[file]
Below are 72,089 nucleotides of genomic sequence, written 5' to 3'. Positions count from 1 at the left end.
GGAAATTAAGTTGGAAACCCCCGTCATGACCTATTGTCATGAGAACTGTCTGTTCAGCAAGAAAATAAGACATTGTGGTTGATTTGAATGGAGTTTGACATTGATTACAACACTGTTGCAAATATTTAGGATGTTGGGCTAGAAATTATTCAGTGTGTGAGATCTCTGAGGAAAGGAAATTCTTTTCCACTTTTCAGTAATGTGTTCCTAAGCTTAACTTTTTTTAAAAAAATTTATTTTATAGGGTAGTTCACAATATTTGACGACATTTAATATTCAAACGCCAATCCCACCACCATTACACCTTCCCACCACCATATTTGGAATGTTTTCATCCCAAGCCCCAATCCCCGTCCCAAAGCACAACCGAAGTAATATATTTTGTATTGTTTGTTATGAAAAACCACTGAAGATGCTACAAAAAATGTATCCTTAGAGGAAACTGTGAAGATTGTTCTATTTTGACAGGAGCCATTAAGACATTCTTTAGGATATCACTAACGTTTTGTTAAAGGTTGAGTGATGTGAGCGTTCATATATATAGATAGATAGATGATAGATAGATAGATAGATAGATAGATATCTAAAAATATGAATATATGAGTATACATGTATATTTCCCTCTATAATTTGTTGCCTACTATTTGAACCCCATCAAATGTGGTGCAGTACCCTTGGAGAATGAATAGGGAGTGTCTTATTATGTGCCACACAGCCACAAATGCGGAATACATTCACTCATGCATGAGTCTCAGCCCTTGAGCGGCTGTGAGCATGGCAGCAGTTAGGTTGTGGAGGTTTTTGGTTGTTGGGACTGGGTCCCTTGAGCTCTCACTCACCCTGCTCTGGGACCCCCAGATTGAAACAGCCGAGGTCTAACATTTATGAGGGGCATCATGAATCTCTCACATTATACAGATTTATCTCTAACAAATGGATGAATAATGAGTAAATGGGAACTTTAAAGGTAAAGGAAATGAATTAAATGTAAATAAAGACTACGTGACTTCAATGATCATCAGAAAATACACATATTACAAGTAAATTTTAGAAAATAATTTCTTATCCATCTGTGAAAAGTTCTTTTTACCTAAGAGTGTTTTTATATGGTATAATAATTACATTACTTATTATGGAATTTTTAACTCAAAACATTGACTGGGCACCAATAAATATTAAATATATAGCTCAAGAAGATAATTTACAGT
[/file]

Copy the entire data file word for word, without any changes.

Below are 72,089 nucleotides of genomic sequence, written 5' to 3'. Positions count from 1 at the left end.
GGAAATTAAGTTGGAAACCCCCGTCATGACCTATTGTCATGAGAACTGTCTGTTCAGCAAGAAAATAAGACATTGTGGTTGATTTGAATGGAGTTTGACATTGATTACAACACTGTTGCAAATATTTAGGATGTTGGGCTAGAAATTATTCAGTGTGTGAGATCTCTGAGGAAAGGAAATTCTTTTCCACTTTTCAGTAATGTGTTCCTAAGCTTAACTTTTTTTAAAAAAATTTATTTTATAGGGTAGTTCACAATATTTGACGACATTTAATATTCAAACGCCAATCCCACCACCATTACACCTTCCCACCACCATATTTGGAATGTTTTCATCCCAAGCCCCAATCCCCGTCCCAAAGCACAACCGAAGTAATATATTTTGTATTGTTTGTTATGAAAAACCACTGAAGATGCTACAAAAAATGTATCCTTAGAGGAAACTGTGAAGATTGTTCTATTTTGACAGGAGCCATTAAGACATTCTTTAGGATATCACTAACGTTTTGTTAAAGGTTGAGTGATGTGAGCGTTCATATATATAGATAGATAGATGATAGATAGATAGATAGATAGATAGATATCTAAAAATATGAATATATGAGTATACATGTATATTTCCCTCTATAATTTGTTGCCTACTATTTGAACCCCATCAAATGTGGTGCAGTACCCTTGGAGAATGAATAGGGAGTGTCTTATTATGTGCCACACAGCCACAAATGCGGAATACATTCACTCATGCATGAGTCTCAGCCCTTGAGCGGCTGTGAGCATGGCAGCAGTTAGGTTGTGGAGGTTTTTGGTTGTTGGGACTGGGTCCCTTGAGCTCTCACTCACCCTGCTCTGGGACCCCCAGATTGAAACAGCCGAGGTCTAACATTTATGAGGGGCATCATGAATCTCTCACATTATACAGATTTATCTCTAACAAATGGATGAATAATGAGTAAATGGGAACTTTAAAGGTAAAGGAAATGAATTAAATGTAAATAAAGACTACGTGACTTCAATGATCATCAGAAAATACACATATTACAAGTAAATTTTAGAAAATAATTTCTTATCCATCTGTGAAAAGTTCTTTTTACCTAAGAGTGTTTTTATATGGTATAATAATTACATTACTTATTATGGAATTTTTAACTCAAAACATTGACTGGGCACCAATAAATATTAAATATATAGCTCAAGAAGATAATTTACAGT